A traditional Fair Isle cap bought on eBay for £7.39 now has pride of place as possibly one of the earliest pieces of Fair Isle knitting in Shetland Museum and Archives’ collection.
The cap was discovered in a house move and was nearly thrown out, but was fortunately placed on the internet auction site instead. It was bought by knitting enthusiast Masami Yokoyama, originally from Japan but now living in London, from a seller in Kent.
Ms Yokoyama was in Shetland recently on a wool holiday, organised by Jamieson and Smith (Shetland Wool Brokers) Ltd as part of the Wool Week celebrations, and decided that she would donate the cap to Shetland Museum and Archives textile collection.
The donation has delighted museum staff, who are now pondering the cap’s origins.
Textile curator Carol Christiansen confirmed that the colourful cap is definitely a 19th century example of Fair Isle knitting and could possibly come from Fair Isle itself.
Dr Christiansen said: “The dark red colour indicates it is more than likely from Fair Isle as they had this deep red. I would say that this piece is now the oldest item in our knitting collection, although it’s impossible to put an exact date on it. It’s really in super condition and just fantastic that Ms Yokoyama found this on eBay and generously donated it to us.”
The cap has the classic Fair Isle OXO pattern with still vibrant colours in the natural dyes that would have been used in Fair Isle in the 19th century. The dark red, indigo, moorit and black colours have faded very little while the white areas give the only clue as to the age of the piece.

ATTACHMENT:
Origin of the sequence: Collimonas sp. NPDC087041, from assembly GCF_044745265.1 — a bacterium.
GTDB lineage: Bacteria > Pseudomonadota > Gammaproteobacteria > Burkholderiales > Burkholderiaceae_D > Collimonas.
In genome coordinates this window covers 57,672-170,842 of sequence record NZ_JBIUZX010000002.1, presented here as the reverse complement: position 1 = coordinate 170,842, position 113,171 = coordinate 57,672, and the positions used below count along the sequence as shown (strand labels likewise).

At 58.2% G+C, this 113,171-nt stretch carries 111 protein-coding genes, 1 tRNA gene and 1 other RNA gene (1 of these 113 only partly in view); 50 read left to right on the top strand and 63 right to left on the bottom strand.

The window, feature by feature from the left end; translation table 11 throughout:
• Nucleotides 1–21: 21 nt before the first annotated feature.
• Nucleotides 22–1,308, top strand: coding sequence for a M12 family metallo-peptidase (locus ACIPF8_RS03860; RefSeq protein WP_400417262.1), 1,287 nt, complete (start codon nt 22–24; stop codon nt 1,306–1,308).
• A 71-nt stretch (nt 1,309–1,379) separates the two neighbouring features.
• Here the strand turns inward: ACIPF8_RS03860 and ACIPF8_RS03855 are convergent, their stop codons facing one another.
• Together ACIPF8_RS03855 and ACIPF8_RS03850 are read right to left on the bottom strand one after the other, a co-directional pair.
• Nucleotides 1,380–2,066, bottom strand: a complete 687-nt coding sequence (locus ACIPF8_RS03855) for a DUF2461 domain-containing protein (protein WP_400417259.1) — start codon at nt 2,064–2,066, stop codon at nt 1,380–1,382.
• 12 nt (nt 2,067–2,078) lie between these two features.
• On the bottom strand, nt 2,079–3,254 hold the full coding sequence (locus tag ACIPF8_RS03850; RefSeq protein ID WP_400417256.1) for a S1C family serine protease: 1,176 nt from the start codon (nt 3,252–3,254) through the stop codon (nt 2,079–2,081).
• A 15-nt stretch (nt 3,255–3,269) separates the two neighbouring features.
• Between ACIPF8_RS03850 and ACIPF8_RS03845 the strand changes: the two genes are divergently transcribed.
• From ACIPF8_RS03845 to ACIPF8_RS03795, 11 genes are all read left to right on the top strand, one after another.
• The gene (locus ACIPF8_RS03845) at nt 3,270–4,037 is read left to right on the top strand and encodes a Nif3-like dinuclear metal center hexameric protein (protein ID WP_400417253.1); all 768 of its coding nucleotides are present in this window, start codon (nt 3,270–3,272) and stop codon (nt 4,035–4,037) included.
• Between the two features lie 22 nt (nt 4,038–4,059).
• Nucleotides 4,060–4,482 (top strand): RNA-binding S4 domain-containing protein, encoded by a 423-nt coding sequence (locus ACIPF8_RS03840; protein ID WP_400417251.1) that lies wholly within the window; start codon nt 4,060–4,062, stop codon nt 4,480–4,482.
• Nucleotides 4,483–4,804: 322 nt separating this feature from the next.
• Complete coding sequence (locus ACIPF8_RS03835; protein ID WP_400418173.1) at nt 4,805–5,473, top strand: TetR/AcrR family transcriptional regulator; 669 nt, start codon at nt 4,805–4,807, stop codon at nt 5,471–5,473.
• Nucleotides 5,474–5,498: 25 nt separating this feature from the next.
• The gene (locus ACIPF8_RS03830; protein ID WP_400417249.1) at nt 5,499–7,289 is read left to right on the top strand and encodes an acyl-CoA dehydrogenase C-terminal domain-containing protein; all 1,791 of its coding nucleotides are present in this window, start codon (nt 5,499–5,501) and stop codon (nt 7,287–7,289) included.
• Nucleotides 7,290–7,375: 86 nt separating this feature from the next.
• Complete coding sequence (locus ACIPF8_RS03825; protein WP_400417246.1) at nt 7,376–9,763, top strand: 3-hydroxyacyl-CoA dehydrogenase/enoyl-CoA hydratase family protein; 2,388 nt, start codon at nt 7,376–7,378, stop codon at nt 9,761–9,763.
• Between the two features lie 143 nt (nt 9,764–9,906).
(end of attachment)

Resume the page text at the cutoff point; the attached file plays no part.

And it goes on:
This kind of cap would have been the type of item that 19th century Fair islanders would have knitted to sell to tourists and passing traders either for money or goods. The madder dye (for red) and the indigo (for blue) would have had to be imported, and the colourful nature of the knitting would have made it more valuable.
Dr Christiansen said the cap, which has a long conical shape designed to flop over in the Norwegian and Faroese manner, rather than the modern close-fitting style, has caused some excitement in the museum. It is unusual in that it has a seam in the top part indicating it may not have been knitted in the round as would have been expected. However the lower part of the cap has been knitted in the round and is very similar in pattern to another piece of knitting in the textile collection. The cap is quite small and Dr Christiansen believes it may have been altered to fit a smaller head, with the seam being added in later if a section was removed.
The cap was recently discovered during a house move in Palmers Green in London. The seller is pleased that it has made its way back to Shetland and has been presented to Shetland Museum and Archives. She said: “I’m thrilled that it has been added to your collection. If I had any idea that it was special I would have submitted it myself!”